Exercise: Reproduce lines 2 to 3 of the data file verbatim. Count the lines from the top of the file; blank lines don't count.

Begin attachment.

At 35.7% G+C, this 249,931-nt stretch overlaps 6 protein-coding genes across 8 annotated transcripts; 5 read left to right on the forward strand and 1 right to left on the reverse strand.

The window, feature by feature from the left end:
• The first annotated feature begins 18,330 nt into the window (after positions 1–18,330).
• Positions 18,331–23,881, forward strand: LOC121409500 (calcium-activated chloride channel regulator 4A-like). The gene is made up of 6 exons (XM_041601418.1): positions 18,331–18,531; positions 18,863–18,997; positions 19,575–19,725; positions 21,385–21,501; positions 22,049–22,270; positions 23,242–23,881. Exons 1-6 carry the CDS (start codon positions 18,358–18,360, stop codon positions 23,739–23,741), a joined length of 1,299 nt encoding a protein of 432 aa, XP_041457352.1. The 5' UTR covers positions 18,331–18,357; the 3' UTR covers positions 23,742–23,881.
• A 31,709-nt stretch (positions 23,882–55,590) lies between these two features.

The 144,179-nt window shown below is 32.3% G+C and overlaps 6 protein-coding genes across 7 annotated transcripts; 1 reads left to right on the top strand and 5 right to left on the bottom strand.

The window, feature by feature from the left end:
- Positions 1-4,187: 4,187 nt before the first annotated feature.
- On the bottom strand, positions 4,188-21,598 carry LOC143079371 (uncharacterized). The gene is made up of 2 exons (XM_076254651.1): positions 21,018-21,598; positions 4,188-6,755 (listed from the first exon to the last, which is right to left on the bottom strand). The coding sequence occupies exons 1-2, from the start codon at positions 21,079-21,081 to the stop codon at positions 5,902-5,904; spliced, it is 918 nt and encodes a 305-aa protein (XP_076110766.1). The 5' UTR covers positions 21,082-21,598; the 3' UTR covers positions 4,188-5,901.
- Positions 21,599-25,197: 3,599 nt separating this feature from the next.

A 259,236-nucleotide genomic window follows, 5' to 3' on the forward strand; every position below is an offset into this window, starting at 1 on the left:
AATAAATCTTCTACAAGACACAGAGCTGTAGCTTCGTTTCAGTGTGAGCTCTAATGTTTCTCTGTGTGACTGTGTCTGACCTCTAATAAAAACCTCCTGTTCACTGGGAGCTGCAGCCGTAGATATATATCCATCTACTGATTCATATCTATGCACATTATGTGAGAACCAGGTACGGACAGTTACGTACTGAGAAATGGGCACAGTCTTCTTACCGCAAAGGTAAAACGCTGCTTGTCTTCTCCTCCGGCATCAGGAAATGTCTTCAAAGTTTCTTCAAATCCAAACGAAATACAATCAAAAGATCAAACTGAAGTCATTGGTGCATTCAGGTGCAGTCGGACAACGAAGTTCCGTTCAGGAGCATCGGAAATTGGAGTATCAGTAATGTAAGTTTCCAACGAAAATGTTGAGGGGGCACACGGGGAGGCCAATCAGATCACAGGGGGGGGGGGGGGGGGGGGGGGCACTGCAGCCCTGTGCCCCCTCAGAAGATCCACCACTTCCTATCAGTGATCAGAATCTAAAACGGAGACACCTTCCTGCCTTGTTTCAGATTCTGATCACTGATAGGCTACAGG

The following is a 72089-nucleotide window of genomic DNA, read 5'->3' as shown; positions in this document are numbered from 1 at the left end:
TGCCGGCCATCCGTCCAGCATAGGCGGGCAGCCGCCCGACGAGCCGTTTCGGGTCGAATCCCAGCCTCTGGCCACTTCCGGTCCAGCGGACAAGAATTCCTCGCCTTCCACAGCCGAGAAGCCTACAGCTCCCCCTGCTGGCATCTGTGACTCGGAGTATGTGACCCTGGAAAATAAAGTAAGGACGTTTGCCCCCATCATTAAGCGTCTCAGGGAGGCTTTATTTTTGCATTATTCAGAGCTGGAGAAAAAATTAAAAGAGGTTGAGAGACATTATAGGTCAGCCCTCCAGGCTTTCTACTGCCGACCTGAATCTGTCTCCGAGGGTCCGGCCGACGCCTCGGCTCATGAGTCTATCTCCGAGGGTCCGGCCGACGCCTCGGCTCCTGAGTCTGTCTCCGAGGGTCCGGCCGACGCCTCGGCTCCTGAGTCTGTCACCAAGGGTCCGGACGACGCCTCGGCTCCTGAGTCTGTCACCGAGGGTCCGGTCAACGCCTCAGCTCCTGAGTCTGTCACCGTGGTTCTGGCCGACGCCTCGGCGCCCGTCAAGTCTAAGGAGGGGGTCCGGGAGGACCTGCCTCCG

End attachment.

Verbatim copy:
The window, feature by feature from the left end:
• The first annotated feature begins 18,330 nt into the window (after positions 1–18,330).